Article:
The other day, a colleague of mine and I discussed our test environment. We concluded that neither
of us had used it for a while and were hence uncertain of its state. Then, I came to think of Schrödinger’s cat, the thought experiment introduced by physicist Erwin Schrödinger in which a cat is placed in a sealed box together with a container of poison and a radioactive substance. A radioactive decay would make the poison escape from the container and kill the cat. However, exactly when the decay will occur is not predicable by quantum physics, only a probability of the occurence may be given. So, given that the state of the cat, dead or alive, cannot be observed without opening the box, its state is uncertain.
According to quantum mechanics, an unobserved nucleus is said to be in a superpositioned state,
both decayed and undecayed. Only when it is observed it seizes to be superpositioned.
Now, it is quite funny to make an analogy to this regarding software development. Unless you test
(observe) your system, it is in a superpositioned state: it both works and doesn’t work. The only
way to make it work, is to test it.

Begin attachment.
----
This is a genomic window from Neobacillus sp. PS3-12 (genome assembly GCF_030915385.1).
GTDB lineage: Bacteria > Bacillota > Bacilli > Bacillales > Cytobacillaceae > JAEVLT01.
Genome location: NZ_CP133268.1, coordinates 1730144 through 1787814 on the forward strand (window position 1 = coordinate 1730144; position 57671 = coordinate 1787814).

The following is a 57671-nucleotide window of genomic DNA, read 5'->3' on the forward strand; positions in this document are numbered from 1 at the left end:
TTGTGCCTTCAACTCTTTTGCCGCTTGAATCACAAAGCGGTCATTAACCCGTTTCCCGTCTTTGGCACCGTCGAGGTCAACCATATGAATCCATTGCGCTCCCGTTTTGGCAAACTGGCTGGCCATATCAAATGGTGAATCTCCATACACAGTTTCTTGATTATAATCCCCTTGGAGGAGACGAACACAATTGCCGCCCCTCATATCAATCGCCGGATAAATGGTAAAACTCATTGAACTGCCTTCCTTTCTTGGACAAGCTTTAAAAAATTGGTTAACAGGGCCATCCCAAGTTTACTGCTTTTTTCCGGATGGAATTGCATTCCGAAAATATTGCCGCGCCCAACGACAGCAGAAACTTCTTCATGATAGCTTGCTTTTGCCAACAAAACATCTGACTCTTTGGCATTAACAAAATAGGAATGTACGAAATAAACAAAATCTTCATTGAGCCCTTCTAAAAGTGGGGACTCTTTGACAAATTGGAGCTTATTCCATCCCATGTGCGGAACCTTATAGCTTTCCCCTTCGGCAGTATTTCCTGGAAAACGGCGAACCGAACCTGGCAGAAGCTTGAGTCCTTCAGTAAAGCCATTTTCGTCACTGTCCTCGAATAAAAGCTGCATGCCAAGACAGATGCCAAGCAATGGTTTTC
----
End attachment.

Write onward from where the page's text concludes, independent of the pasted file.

Using this analogy we will arrive at the agile software development mantra of test early, test often.
For instance, using continuous integration with unit testing and automatic acceptance testing, your
system will be in a well-defined state at (almost) all times.
I am currently working on deploying eTrust SAML Affiliate Agent (Computer Associates) for a customer , and found myself totally baffled by its behaviour. In the solution in question,
we are running a web server in front of our application server. The SAML Affiliate Agent runs as a plugin on the web server. When users are authenticated by SiteMinder via the Affiliate Agent, the Affiliate Agent will insert user identity into the HTTP header that is forwarded to the application server. On the application server, we use this header to assert the user’s identity.
The basic idea with the concept of transferring user identity in the HTTP request header, is that trust is established between the Affiliate Agent and the application. In other words, the application trusts, without proof, that the header information it receives is correct. In so doing, it trusts that the Affiliate Agent handles this correctly. (This is sometimes referred to as perimeter authentication). So far, so good.
It turns out, though, that if the Affiliate Agent is configured not to enforce authentication (thereby allowing anonymous users to access resources in the application), it allows identity information to pass through from the user agent to the application! This means that any rogue client can impersonate any user by inserting a user name into the HTTP request as the application server will assume that the user was authenticated by the Affiliate Agent! The configuration is completely insecure, I would say wide open. What the Affiliate Agent should do, but which it doesn’t, is to check for incoming headers in the request, and act on it. The best thing to do, is to log the event and deny access to the application.
Be careful out there, kids.